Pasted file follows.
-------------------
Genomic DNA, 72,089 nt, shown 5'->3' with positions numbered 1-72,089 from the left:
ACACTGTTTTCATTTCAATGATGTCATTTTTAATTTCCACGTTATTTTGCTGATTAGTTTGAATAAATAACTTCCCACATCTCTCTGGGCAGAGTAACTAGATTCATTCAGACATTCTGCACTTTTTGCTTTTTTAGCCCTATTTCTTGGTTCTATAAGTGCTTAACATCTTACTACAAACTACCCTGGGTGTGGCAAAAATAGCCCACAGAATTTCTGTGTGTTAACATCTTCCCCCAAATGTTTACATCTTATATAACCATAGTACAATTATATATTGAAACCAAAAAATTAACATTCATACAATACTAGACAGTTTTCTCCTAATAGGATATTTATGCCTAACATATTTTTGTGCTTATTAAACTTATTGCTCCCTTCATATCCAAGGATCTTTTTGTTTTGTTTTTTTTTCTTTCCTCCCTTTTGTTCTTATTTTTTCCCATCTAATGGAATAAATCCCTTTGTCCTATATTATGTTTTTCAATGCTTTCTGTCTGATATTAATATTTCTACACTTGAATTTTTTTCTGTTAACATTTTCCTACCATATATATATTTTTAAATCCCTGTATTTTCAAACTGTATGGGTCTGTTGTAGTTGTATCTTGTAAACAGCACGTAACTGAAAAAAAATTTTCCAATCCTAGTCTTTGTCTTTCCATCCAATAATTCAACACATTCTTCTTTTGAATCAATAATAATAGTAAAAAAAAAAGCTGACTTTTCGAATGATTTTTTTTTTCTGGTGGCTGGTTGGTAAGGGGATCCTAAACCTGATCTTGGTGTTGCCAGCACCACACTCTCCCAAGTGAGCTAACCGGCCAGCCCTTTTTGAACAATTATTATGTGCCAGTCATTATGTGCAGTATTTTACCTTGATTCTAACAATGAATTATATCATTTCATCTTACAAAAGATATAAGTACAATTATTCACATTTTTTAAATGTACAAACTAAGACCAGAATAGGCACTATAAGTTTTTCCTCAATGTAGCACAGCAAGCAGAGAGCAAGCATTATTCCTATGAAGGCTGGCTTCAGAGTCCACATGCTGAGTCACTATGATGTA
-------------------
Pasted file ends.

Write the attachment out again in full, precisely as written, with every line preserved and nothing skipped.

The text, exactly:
Genomic DNA, 72,089 nt, shown 5'->3' with positions numbered 1-72,089 from the left:
ACACTGTTTTCATTTCAATGATGTCATTTTTAATTTCCACGTTATTTTGCTGATTAGTTTGAATAAATAACTTCCCACATCTCTCTGGGCAGAGTAACTAGATTCATTCAGACATTCTGCACTTTTTGCTTTTTTAGCCCTATTTCTTGGTTCTATAAGTGCTTAACATCTTACTACAAACTACCCTGGGTGTGGCAAAAATAGCCCACAGAATTTCTGTGTGTTAACATCTTCCCCCAAATGTTTACATCTTATATAACCATAGTACAATTATATATTGAAACCAAAAAATTAACATTCATACAATACTAGACAGTTTTCTCCTAATAGGATATTTATGCCTAACATATTTTTGTGCTTATTAAACTTATTGCTCCCTTCATATCCAAGGATCTTTTTGTTTTGTTTTTTTTTCTTTCCTCCCTTTTGTTCTTATTTTTTCCCATCTAATGGAATAAATCCCTTTGTCCTATATTATGTTTTTCAATGCTTTCTGTCTGATATTAATATTTCTACACTTGAATTTTTTTCTGTTAACATTTTCCTACCATATATATATTTTTAAATCCCTGTATTTTCAAACTGTATGGGTCTGTTGTAGTTGTATCTTGTAAACAGCACGTAACTGAAAAAAAATTTTCCAATCCTAGTCTTTGTCTTTCCATCCAATAATTCAACACATTCTTCTTTTGAATCAATAATAATAGTAAAAAAAAAAGCTGACTTTTCGAATGATTTTTTTTTTCTGGTGGCTGGTTGGTAAGGGGATCCTAAACCTGATCTTGGTGTTGCCAGCACCACACTCTCCCAAGTGAGCTAACCGGCCAGCCCTTTTTGAACAATTATTATGTGCCAGTCATTATGTGCAGTATTTTACCTTGATTCTAACAATGAATTATATCATTTCATCTTACAAAAGATATAAGTACAATTATTCACATTTTTTAAATGTACAAACTAAGACCAGAATAGGCACTATAAGTTTTTCCTCAATGTAGCACAGCAAGCAGAGAGCAAGCATTATTCCTATGAAGGCTGGCTTCAGAGTCCACATGCTGAGTCACTATGATGTA